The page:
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Background.: Antibiotic exposure and specimen volume are known to affect pathogen detection by culture. Here we assess their effects on bacterial pathogen detection by both culture and polymerase chain reaction (PCR) in children. Methods.: PERCH (Pneumonia Etiology Research for Child Health) is a case-control study of pneumonia in children aged 1-59 months investigating pathogens in blood, nasopharyngeal/oropharyngeal (NP/OP) swabs, and induced sputum by culture and PCR. Antibiotic exposure was ascertained by serum bioassay, and for cases, by a record of antibiotic treatment prior to specimen collection. Inoculated blood culture bottles were weighed to estimate volume. Results.: Antibiotic exposure ranged by specimen type from 43.5% to 81.7% in 4223 cases and was detected in 2.3% of 4863 controls. Antibiotics were associated with a 45% reduction in blood culture yield and approximately 20% reduction in yield from induced sputum culture. Reduction in yield of Streptococcus pneumoniae from NP culture was approximately 30% in cases and approximately 32% in controls. Several bacteria had significant but marginal reductions (by 5%-7%) in detection by PCR in NP/OP swabs from both cases and controls, with the exception of S. pneumoniae in exposed controls, which was detected 25% less frequently compared to nonexposed controls. Bacterial detection in induced sputum by PCR decreased 7% for exposed compared to nonexposed cases. For every additional 1 mL of blood culture specimen collected, microbial yield increased 0.51% (95% confidence interval, 0.47%-0.54%), from 2% when volume was ≤1 mL to approximately 6% for ≥3 mL. Conclusions.: Antibiotic exposure and blood culture volume affect detection of bacterial pathogens in children with pneumonia and should be accounted for in studies of etiology and in clinical management.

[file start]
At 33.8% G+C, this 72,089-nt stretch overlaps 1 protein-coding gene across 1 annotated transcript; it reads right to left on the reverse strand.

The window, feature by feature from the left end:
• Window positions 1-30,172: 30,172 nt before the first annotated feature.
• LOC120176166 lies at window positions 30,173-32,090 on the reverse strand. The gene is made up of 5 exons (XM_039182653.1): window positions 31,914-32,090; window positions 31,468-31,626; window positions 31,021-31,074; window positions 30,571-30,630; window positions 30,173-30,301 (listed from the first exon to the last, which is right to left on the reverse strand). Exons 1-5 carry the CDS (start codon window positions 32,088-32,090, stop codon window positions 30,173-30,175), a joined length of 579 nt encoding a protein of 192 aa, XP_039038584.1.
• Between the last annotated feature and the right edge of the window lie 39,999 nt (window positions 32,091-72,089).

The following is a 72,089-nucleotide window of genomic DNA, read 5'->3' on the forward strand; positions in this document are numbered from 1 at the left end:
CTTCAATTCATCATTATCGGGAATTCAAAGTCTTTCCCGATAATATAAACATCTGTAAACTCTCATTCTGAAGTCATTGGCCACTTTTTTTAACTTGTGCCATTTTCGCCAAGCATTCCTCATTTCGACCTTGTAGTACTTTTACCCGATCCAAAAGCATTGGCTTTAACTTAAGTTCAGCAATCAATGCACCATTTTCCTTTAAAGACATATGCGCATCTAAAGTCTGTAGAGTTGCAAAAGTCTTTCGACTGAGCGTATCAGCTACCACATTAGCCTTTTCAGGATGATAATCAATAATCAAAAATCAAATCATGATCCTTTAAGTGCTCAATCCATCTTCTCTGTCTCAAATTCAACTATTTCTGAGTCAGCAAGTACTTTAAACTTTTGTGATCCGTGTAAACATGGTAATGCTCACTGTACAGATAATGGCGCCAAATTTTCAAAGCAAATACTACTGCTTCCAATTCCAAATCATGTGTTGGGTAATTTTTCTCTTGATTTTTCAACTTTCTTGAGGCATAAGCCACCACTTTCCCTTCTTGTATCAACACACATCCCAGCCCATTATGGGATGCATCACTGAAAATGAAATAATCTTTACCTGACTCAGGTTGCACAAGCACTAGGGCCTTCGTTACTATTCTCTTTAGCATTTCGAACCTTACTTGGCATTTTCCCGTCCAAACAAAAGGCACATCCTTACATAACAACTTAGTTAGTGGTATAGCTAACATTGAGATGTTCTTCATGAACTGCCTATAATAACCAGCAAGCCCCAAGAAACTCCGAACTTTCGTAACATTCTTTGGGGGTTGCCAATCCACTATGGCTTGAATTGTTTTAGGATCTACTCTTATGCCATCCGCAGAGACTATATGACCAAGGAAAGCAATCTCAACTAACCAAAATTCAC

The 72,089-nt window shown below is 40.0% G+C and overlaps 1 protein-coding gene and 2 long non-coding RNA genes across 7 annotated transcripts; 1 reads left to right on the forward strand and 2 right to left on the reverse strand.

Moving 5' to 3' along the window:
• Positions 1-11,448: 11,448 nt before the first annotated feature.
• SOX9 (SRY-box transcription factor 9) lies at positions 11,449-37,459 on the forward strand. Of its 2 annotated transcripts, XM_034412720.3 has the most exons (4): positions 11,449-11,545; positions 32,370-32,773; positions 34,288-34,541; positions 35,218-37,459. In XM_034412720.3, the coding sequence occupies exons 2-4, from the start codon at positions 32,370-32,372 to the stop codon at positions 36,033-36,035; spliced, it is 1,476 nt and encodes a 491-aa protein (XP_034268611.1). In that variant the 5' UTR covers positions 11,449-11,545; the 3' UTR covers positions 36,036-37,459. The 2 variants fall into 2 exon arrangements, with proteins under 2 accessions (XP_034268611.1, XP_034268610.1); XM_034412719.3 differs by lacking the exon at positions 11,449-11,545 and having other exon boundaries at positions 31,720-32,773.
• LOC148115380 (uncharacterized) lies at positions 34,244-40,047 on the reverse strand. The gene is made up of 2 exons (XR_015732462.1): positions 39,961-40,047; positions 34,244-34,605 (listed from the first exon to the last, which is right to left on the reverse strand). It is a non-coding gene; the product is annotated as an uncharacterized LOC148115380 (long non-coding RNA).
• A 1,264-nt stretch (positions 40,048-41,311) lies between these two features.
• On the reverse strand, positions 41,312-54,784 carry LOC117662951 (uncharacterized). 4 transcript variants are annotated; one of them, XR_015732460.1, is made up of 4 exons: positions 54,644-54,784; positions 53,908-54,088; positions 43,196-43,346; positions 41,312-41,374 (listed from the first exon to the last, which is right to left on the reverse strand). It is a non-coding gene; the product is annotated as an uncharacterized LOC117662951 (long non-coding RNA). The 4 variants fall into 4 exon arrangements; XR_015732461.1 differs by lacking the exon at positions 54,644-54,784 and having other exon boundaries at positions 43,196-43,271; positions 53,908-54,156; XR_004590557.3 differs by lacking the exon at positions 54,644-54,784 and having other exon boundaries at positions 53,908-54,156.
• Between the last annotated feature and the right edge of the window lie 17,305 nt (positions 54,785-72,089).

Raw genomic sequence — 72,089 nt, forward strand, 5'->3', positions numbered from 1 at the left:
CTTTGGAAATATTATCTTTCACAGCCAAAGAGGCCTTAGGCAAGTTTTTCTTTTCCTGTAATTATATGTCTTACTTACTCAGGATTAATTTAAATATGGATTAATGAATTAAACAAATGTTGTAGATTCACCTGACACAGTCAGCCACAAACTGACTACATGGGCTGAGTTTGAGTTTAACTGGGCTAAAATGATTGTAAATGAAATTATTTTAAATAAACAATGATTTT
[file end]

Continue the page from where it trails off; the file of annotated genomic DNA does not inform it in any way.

Original publication

DOI

10.1093/cid/cix101

Type

Journal article

Journal

Clin Infect Dis

Publication Date

15/06/2017

Volume

64

Pages

S368 - S377

Keywords

antibiotic exposure, blood culture, children., pneumonia, Anti-Bacterial Agents, Bacteria, Bacteriological Techniques, Case-Control Studies, Child, Preschool, Female, Humans, Infant, Infant, Newborn, Internationality, Male, Molecular Diagnostic Techniques, Nasopharynx, Oropharynx, Pneumonia, Bacterial, Real-Time Polymerase Chain Reaction, Sputum, Streptococcus pneumoniae